To overcome these challenges, the Movement Observation in Children and Adolescents (MOCA) Study will use novel direct observation calibration procedures that will leverage the richness of three axes of raw acceleration data during free-living calibration activities, from wrist- and hip-worn accelerometers. Consistent with current PA recommendations for youth, the proposed study will focus on calibrating and validating accelerometer output to quantify intensity and duration of PA and identifying specific predominant modes of activity (e.g., sedentary time, locomotion, and fine/gross motor activity).
Our primary goal is to follow best-practices data collection and analysis procedures to develop a comprehensive set of accelerometer algorithms that will accurately and precisely estimate minutes of various intensities of PA and mode of activity from hip- and wrist-worn accelerometers in children and adolescents (18 months to 21 years old), using video recorded direct observation during free-living activities as the criterion measure.
The MOCA Study is a cross-campus collaboration fostered by the new Center for Personalized Health Monitoring (CPHM), one of three centers in the Institute for Applied Life Sciences (IALS) including; John Sirard and Patty Freedson (Kinesiology), and John Staudenmayer (Mathematics & Statistics). The MOCA Study is funded by a five-year, $2.2 million grant from the National Institutes of Health. Additional information can be found on the UMass Physical Activity and Health Lab website.
Food, Activity, Screens, and Teens (FAST) Study
The United States has experienced a two to three fold increase in pediatric obesity since the 1970’s. To date, school-based interventions to prevent and treat overweight and obesity have realized only limited success.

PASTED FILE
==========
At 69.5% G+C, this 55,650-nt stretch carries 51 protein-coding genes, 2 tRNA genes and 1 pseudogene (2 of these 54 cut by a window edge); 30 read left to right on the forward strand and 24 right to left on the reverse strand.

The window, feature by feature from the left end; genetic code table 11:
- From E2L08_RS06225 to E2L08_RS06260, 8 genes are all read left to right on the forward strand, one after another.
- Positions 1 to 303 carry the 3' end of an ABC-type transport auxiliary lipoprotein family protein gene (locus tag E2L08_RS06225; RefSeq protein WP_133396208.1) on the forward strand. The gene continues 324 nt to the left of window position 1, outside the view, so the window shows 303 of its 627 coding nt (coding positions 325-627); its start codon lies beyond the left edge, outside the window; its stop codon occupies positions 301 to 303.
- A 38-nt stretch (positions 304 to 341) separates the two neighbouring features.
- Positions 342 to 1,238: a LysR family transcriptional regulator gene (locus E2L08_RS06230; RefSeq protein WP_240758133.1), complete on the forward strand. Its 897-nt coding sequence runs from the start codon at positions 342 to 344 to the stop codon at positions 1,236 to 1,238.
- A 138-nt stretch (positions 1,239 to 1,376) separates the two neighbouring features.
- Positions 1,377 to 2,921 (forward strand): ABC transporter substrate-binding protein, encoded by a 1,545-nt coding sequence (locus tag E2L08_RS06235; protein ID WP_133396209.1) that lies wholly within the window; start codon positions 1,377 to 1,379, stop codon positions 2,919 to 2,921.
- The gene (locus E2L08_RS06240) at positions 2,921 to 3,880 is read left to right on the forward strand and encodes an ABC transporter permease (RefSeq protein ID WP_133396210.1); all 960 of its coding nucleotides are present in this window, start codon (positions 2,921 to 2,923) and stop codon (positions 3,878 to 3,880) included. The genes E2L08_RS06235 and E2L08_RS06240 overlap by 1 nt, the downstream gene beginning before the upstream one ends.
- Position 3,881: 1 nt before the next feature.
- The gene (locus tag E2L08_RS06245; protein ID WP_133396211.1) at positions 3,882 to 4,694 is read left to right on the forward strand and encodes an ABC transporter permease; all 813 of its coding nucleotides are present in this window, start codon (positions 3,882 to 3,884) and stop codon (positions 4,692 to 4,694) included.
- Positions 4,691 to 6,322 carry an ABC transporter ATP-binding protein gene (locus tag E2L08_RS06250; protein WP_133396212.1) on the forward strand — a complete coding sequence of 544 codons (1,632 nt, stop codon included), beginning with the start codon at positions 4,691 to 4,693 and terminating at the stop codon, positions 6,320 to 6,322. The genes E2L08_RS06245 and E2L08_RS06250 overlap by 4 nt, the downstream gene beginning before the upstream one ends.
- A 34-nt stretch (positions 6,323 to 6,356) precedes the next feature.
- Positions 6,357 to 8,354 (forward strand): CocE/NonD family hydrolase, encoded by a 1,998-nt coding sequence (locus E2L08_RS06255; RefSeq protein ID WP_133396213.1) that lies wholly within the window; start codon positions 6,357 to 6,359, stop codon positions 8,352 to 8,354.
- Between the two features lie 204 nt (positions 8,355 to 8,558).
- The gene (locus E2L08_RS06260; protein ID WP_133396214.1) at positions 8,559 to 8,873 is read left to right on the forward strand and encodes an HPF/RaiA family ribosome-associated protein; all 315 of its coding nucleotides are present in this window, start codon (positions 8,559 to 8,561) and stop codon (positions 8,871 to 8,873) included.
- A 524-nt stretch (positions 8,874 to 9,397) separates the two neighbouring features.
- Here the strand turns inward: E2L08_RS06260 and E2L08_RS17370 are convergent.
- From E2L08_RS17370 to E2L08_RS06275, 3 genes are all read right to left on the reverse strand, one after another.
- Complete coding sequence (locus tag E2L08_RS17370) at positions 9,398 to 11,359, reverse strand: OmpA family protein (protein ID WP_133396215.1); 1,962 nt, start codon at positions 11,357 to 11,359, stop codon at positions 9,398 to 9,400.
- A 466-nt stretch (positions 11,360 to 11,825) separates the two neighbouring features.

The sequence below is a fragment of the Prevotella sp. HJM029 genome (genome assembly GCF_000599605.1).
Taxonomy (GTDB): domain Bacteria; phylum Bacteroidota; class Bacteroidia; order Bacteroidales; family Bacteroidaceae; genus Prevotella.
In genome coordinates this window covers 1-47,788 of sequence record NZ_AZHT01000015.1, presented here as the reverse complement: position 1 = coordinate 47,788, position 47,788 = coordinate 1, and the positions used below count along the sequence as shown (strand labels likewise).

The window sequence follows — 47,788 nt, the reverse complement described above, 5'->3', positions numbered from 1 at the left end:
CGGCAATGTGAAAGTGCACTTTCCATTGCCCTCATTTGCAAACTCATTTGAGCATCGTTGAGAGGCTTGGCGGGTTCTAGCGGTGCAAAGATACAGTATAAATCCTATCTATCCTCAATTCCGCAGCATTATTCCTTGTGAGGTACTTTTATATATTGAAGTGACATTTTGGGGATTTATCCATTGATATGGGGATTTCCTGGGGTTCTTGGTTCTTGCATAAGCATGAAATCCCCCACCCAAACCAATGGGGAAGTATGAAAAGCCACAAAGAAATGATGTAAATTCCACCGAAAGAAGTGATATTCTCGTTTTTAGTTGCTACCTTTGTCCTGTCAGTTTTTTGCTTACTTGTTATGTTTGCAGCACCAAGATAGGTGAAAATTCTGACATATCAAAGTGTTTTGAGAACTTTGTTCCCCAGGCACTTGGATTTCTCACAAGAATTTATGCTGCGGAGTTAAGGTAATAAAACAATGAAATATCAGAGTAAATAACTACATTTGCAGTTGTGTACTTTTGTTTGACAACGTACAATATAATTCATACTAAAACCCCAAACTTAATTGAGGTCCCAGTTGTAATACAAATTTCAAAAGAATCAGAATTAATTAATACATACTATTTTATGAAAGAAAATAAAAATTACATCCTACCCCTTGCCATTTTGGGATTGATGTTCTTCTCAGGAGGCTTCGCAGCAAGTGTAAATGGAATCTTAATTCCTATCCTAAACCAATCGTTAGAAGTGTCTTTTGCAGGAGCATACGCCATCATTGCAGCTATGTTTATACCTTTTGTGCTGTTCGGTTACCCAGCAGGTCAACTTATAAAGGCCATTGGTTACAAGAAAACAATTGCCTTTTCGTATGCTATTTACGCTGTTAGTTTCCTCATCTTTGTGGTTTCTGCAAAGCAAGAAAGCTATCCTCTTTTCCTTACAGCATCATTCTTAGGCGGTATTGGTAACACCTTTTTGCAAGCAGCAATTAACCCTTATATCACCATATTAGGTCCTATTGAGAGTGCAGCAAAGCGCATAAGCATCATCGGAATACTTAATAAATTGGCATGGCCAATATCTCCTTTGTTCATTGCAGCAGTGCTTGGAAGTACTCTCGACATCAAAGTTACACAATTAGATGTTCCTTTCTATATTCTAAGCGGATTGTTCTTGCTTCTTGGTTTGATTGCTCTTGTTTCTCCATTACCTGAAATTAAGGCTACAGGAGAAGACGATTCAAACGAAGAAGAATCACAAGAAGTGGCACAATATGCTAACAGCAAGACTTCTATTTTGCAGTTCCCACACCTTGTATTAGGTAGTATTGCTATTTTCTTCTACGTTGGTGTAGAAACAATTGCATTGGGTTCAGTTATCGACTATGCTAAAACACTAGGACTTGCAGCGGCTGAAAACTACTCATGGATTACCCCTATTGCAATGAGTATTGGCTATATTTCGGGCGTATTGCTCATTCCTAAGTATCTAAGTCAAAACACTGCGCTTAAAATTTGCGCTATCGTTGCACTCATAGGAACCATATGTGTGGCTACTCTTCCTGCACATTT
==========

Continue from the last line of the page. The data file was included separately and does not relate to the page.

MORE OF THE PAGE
A growing body of research suggests that friends tend to share similar weight status as well as weight-related behaviors such as physical activity, screen time, and diet. However, the mechanisms underlying this clustering of behaviors and outcomes among friends remain unclear. Similar students may become friends, friends may be exposed to similar activities and environments, or friends may affect each other’s behavior directly. A better understanding of these phenomena would facilitate design of more effective health interventions tailored to the social environments of adolescents.
The purpose of this study is to help us understand patterns of weight related behaviors (and health outcomes) across diverse cohorts of students. The research team will collect and analyze friendship and health behavior data among 6th to 8th grade students in four middle schools. Data will be collected several times each academic year allowing researchers to observe the interplay of health behavior and the social environment over time.
Once the data are collected, cutting edge statistical models will be used to rigorously analyze the co-evolution of patterns of friendships and weight-related behaviors. Using findings from those analyses, computer models will be developed to simulate these processes operating over time. Those models will provide a test bed to explore potential intervention scenarios on the weight related behaviors and adolescent health in schools.
The FAST Study is a cross-campus collaboration fostered by the Computational Social Science Institute (CSSI) and includes Co-Principal Investigators John Sirard (Kinesiology) and James Kitts (Sociology), with Co-Investigators Mark Pachucki (Sociology), Lindiwe Sibeko (Nutrition), and Krista Gile (Mathematics & Statistics).
The FAST Study is funded by a five-year, $2.8 million grant from the National Institutes of Health.
Recursos relacionados a publicaciones científicas
Encuentra los últimos anuncios de fondos del NIH y el NSF aquí
Mira los últimos anuncios de trabajo de varias fuentes